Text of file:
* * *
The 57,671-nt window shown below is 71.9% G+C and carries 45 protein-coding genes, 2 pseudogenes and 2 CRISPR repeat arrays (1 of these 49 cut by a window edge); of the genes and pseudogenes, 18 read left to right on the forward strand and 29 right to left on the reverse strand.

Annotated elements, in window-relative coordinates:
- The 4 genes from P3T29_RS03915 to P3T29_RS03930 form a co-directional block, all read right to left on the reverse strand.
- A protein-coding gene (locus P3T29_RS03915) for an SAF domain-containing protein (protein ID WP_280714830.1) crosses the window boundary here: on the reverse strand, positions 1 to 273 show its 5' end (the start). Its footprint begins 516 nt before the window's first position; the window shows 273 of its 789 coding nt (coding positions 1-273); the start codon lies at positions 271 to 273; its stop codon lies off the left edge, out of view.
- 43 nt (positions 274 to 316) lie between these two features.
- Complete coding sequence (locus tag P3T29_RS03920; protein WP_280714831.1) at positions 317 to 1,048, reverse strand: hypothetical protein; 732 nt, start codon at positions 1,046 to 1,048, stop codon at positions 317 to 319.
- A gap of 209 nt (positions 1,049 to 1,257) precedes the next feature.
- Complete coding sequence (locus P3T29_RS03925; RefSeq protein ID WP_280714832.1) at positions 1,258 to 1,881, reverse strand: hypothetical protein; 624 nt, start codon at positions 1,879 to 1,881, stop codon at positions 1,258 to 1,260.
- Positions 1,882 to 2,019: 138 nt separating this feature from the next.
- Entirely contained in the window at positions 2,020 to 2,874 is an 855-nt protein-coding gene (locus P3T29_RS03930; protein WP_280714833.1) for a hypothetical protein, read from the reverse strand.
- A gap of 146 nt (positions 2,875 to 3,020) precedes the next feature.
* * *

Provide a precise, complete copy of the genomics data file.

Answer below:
The 57,671-nt window shown below is 71.9% G+C and carries 45 protein-coding genes, 2 pseudogenes and 2 CRISPR repeat arrays (1 of these 49 cut by a window edge); of the genes and pseudogenes, 18 read left to right on the forward strand and 29 right to left on the reverse strand.

Annotated elements, in window-relative coordinates:
- The 4 genes from P3T29_RS03915 to P3T29_RS03930 form a co-directional block, all read right to left on the reverse strand.
- A protein-coding gene (locus P3T29_RS03915) for an SAF domain-containing protein (protein ID WP_280714830.1) crosses the window boundary here: on the reverse strand, positions 1 to 273 show its 5' end (the start). Its footprint begins 516 nt before the window's first position; the window shows 273 of its 789 coding nt (coding positions 1-273); the start codon lies at positions 271 to 273; its stop codon lies off the left edge, out of view.
- 43 nt (positions 274 to 316) lie between these two features.
- Complete coding sequence (locus tag P3T29_RS03920; protein WP_280714831.1) at positions 317 to 1,048, reverse strand: hypothetical protein; 732 nt, start codon at positions 1,046 to 1,048, stop codon at positions 317 to 319.
- A gap of 209 nt (positions 1,049 to 1,257) precedes the next feature.
- Complete coding sequence (locus P3T29_RS03925; RefSeq protein ID WP_280714832.1) at positions 1,258 to 1,881, reverse strand: hypothetical protein; 624 nt, start codon at positions 1,879 to 1,881, stop codon at positions 1,258 to 1,260.
- Positions 1,882 to 2,019: 138 nt separating this feature from the next.
- Entirely contained in the window at positions 2,020 to 2,874 is an 855-nt protein-coding gene (locus P3T29_RS03930; protein WP_280714833.1) for a hypothetical protein, read from the reverse strand.
- A gap of 146 nt (positions 2,875 to 3,020) precedes the next feature.